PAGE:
Very efficient coal-fired power plants will be able to sell carbon offsets under the Kyoto Protocol, in an expansion of project eligibility under the carbon trading scheme, U.N. official Jose Miguez said.
"It was approved," he told Reuters on Friday.
China is set to overtake the United States this year as the world's biggest emitter of carbon dioxide, blamed for global warming, largely because of its rapidly rising coal consumption.
Under Kyoto rich countries can meet domestic greenhouse gas emissions goals by buying carbon offsets from emissions-cutting projects in developing nations, in a scheme meant to cut the cost of fighting climate change.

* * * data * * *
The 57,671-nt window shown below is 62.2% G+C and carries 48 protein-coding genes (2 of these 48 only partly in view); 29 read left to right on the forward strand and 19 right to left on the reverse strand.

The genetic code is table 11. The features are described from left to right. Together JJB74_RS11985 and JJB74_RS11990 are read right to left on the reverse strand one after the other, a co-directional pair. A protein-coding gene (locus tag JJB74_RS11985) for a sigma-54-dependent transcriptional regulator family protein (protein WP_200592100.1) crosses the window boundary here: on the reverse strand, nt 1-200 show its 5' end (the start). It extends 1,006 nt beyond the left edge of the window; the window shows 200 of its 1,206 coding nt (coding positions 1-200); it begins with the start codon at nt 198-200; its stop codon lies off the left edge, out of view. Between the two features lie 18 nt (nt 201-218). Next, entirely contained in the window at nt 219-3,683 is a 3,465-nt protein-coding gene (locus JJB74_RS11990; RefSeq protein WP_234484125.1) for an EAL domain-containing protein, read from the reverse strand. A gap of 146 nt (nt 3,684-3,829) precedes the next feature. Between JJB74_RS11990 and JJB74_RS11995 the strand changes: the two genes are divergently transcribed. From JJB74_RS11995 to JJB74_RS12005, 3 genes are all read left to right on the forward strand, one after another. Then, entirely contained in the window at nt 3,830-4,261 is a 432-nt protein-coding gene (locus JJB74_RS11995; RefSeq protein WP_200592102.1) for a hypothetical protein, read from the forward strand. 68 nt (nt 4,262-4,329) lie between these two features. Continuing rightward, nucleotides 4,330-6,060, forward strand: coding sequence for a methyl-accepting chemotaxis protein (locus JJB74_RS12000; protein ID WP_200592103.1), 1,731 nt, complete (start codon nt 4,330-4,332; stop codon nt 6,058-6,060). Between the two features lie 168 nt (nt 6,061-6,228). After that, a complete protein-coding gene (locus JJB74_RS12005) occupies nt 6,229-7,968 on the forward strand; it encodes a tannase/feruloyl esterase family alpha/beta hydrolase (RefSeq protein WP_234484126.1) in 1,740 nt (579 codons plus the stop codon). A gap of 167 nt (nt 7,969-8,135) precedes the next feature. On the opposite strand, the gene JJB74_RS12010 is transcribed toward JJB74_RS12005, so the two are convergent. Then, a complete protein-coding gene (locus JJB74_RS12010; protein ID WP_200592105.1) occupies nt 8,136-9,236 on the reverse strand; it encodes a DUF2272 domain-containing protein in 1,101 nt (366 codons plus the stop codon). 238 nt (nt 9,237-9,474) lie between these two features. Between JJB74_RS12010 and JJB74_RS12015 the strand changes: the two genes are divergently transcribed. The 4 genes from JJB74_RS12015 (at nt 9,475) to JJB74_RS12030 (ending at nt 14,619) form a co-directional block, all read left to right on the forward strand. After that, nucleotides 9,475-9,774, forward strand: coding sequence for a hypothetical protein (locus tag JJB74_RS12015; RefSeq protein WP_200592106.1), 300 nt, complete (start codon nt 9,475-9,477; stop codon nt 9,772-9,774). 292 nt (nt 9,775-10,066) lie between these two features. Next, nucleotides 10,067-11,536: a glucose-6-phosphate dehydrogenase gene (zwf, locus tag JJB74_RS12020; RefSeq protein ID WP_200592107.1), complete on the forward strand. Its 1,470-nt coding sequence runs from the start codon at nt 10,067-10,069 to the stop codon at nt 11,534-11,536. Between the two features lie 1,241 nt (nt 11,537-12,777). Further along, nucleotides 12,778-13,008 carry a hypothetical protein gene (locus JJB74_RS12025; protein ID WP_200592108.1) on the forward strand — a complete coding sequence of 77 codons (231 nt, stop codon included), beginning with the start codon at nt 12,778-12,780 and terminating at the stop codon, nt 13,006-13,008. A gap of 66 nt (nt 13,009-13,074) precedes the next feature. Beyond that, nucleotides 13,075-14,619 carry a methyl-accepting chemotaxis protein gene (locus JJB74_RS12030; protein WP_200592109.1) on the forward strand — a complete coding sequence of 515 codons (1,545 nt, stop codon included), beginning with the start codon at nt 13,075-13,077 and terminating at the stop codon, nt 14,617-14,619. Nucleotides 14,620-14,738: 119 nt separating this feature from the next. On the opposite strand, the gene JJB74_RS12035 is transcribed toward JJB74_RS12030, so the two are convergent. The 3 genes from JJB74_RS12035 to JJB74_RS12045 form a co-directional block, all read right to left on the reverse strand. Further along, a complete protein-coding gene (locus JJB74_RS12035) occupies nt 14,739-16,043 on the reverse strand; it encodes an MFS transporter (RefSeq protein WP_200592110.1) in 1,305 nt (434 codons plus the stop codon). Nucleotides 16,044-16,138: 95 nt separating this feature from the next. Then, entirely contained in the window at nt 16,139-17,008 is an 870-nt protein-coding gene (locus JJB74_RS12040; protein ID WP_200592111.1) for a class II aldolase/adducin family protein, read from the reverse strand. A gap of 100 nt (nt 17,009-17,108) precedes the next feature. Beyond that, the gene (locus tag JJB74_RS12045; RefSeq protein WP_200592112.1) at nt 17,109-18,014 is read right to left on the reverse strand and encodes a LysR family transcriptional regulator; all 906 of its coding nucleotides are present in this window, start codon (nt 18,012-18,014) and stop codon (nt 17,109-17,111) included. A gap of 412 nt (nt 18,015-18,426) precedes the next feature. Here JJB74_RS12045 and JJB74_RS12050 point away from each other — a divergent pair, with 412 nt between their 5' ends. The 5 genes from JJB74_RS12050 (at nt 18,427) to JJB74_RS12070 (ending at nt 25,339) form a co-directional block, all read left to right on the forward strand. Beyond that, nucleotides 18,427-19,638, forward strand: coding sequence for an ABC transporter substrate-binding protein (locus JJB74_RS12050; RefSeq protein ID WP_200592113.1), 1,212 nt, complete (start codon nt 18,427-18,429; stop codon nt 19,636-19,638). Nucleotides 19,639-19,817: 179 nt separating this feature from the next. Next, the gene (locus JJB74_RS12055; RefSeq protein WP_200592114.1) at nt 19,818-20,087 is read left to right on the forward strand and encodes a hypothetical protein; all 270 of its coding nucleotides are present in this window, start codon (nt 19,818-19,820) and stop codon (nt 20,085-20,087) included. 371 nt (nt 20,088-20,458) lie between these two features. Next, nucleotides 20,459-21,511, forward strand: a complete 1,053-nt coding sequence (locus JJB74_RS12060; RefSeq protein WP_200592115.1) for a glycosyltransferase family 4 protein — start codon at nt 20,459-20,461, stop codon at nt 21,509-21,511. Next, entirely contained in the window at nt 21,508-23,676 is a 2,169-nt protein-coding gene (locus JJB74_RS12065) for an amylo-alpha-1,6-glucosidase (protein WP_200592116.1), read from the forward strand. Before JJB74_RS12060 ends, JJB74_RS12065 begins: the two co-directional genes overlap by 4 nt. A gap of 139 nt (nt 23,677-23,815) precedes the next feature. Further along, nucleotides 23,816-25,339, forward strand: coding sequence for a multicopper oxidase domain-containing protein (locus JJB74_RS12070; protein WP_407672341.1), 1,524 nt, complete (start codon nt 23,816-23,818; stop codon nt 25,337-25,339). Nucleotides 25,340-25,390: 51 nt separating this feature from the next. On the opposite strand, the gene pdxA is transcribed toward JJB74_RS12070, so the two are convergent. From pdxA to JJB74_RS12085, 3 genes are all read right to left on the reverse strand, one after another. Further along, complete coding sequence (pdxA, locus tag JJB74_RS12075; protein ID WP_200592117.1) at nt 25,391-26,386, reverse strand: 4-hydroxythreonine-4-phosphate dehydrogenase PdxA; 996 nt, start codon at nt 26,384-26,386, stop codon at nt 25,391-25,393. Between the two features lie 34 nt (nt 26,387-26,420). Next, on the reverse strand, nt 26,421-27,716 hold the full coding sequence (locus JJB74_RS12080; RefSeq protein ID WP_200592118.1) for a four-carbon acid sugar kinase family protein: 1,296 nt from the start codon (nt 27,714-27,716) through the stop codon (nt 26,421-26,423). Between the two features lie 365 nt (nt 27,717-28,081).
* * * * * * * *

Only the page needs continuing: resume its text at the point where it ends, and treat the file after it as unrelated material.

Until now the scheme had mostly financed projects to install renewable energy like wind, or to destroy powerful greenhouse gases from the chemicals industry and from landfill rubbish dumps, especially in China, India and Brazil.
Under the amended rules, power plants in countries where coal accounts for more than half of all electricity generation will be able to apply, Miguez said.
One industry expert estimated that some 40 power plants worldwide may be able to earn carbon offsets as a result.
"These projects could attract significant amounts of carbon finance," said Greg Dunne, a director at carbon specialists ICECAP.